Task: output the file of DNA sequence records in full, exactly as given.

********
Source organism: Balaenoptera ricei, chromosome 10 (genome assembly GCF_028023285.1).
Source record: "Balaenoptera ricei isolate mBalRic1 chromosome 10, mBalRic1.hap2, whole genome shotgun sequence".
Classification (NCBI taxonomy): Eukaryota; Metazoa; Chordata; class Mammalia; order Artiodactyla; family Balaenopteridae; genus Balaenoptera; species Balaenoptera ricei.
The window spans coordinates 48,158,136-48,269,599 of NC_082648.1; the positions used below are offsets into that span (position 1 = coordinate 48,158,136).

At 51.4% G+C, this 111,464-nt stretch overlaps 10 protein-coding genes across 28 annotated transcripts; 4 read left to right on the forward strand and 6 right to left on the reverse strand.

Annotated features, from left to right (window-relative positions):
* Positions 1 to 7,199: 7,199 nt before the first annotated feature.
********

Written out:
Source organism: Balaenoptera ricei, chromosome 10 (genome assembly GCF_028023285.1).
Source record: "Balaenoptera ricei isolate mBalRic1 chromosome 10, mBalRic1.hap2, whole genome shotgun sequence".
Classification (NCBI taxonomy): Eukaryota; Metazoa; Chordata; class Mammalia; order Artiodactyla; family Balaenopteridae; genus Balaenoptera; species Balaenoptera ricei.
The window spans coordinates 48,158,136-48,269,599 of NC_082648.1; the positions used below are offsets into that span (position 1 = coordinate 48,158,136).

At 51.4% G+C, this 111,464-nt stretch overlaps 10 protein-coding genes across 28 annotated transcripts; 4 read left to right on the forward strand and 6 right to left on the reverse strand.

Annotated features, from left to right (window-relative positions):
* Positions 1 to 7,199: 7,199 nt before the first annotated feature.